The motorbike or motorcy as the Thais call it is liberation, freedom and tears stuffed inside a hand grenade; in its most pedestrian form, a means of transportation. But if you look at the legs of most Thais you will see the scars, marks, and damage from a motorbike accident. Everyone has a story to tell (in fact I just heard one today) and I think everyone knows someone who has died. I know I do.
If Thais could afford it, they would drive a car, but motorbikes are cheap (relatively speaking) and accessible. And if you’ve seen any photos or have traveled to SE Asia you know how many motorbikes there are. They are everywhere, non-count nouns. I knew I was lucky to have a car back in the United States. Oh, how I miss my independence!
Ironically, as I write this I can hear a motorbike driving down the road at record speeds. It sounds like someone got a new toy and is enjoying the cover and coolness of the darkness. Speed and drinking are definitely the culprits of so many tragedies, but those are simply words – the true subjects are sons, fathers, daughters and mothers, but who am I kidding, mostly men. But maybe the numbers aren’t as bad as everyone would lead me to believe. After all, death is part of living.
As a child, I thought nothing of riding through the moo baan of my mother’s hometown or the dangers of riding on the back of a motorcycle around Hawaii. But as an adult you are told of the accidents, you see the old man fall off his bike when a truck collides with him and you feel unbelievably exposed and vulnerable breathing in the choking exhaust, zigzagging traffic and bumpy pothole ridden roads.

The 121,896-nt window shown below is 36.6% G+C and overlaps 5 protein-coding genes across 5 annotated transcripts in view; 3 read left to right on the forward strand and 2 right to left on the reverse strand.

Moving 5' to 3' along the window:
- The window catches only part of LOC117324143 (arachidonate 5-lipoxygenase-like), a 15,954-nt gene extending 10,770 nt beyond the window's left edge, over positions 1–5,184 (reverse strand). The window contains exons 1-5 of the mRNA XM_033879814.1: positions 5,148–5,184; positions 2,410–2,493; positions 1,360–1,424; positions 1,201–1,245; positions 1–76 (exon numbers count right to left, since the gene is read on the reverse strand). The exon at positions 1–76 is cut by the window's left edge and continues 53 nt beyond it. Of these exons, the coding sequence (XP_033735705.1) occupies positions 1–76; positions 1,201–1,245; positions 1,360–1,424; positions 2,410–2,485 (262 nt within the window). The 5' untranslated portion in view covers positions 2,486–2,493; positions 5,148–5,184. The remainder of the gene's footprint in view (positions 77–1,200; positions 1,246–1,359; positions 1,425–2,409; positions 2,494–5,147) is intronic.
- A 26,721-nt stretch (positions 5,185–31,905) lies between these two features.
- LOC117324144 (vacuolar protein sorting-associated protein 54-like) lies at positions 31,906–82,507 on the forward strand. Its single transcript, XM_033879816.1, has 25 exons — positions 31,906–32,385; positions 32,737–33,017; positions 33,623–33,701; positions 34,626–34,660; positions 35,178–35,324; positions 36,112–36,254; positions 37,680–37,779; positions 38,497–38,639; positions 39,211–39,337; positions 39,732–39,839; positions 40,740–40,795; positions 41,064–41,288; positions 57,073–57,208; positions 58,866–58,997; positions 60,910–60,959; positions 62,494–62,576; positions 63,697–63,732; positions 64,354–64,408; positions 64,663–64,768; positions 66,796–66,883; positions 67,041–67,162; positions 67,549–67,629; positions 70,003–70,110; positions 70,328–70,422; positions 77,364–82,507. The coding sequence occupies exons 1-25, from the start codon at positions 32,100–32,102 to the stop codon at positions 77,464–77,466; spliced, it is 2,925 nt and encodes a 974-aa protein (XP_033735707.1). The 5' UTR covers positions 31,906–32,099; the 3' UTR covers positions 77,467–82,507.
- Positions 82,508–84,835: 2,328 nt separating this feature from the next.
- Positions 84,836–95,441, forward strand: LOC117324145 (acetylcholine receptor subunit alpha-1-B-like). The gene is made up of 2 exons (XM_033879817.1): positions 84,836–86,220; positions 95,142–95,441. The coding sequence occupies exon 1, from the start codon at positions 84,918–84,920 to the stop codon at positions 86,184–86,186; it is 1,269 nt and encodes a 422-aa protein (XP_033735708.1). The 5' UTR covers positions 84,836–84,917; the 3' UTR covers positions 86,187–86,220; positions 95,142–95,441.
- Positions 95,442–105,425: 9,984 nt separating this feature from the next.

But I’d be lying if I didn’t tell you that once I got over my terror of being on the back of the bike, I liked it. I didn’t like it when my ex told me that he could feel my body tense up during turns and accelerations. I felt like a failure because I wanted to be fearless. Instead (don’t laugh) I went to “my happy place”. I started to become fascinated with the passing landscape: the night, the other people in traffic, the street vendors, the clouds, dogs, cats, rats, grass and whatever signage in English I could read.
Gradually, I started to relax. But I don’t think I’m a very good passenger; I have a long way to go, and yet I’ve started to enjoy the wind in my face and the thrill that comes from being alive. I think what I equally love is feeling the joy that comes with conquering my fear.